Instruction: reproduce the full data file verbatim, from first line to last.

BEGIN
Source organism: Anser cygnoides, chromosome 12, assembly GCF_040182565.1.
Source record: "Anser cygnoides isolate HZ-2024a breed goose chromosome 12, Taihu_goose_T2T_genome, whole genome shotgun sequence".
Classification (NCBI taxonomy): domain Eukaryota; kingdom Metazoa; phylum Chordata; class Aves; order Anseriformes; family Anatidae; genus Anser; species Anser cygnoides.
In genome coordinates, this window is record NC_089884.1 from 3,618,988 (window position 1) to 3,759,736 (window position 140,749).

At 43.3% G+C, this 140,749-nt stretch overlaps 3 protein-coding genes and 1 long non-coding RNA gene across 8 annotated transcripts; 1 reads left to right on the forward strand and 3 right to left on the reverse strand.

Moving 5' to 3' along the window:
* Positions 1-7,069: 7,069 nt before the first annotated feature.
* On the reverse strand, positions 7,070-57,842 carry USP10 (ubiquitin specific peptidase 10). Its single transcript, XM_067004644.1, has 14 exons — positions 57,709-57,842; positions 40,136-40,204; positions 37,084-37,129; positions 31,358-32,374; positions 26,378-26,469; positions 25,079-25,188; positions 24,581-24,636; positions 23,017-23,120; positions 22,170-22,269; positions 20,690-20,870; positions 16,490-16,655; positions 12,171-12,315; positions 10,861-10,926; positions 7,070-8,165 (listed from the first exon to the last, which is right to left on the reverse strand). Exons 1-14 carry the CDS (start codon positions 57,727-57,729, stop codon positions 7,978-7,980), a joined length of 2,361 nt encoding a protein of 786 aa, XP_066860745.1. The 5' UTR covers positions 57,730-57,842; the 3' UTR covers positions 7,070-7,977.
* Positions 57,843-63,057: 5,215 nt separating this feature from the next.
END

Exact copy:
Source organism: Anser cygnoides, chromosome 12, assembly GCF_040182565.1.
Source record: "Anser cygnoides isolate HZ-2024a breed goose chromosome 12, Taihu_goose_T2T_genome, whole genome shotgun sequence".
Classification (NCBI taxonomy): domain Eukaryota; kingdom Metazoa; phylum Chordata; class Aves; order Anseriformes; family Anatidae; genus Anser; species Anser cygnoides.
In genome coordinates, this window is record NC_089884.1 from 3,618,988 (window position 1) to 3,759,736 (window position 140,749).

At 43.3% G+C, this 140,749-nt stretch overlaps 3 protein-coding genes and 1 long non-coding RNA gene across 8 annotated transcripts; 1 reads left to right on the forward strand and 3 right to left on the reverse strand.

Moving 5' to 3' along the window:
* Positions 1-7,069: 7,069 nt before the first annotated feature.
* On the reverse strand, positions 7,070-57,842 carry USP10 (ubiquitin specific peptidase 10). Its single transcript, XM_067004644.1, has 14 exons — positions 57,709-57,842; positions 40,136-40,204; positions 37,084-37,129; positions 31,358-32,374; positions 26,378-26,469; positions 25,079-25,188; positions 24,581-24,636; positions 23,017-23,120; positions 22,170-22,269; positions 20,690-20,870; positions 16,490-16,655; positions 12,171-12,315; positions 10,861-10,926; positions 7,070-8,165 (listed from the first exon to the last, which is right to left on the reverse strand). Exons 1-14 carry the CDS (start codon positions 57,727-57,729, stop codon positions 7,978-7,980), a joined length of 2,361 nt encoding a protein of 786 aa, XP_066860745.1. The 5' UTR covers positions 57,730-57,842; the 3' UTR covers positions 7,070-7,977.
* Positions 57,843-63,057: 5,215 nt separating this feature from the next.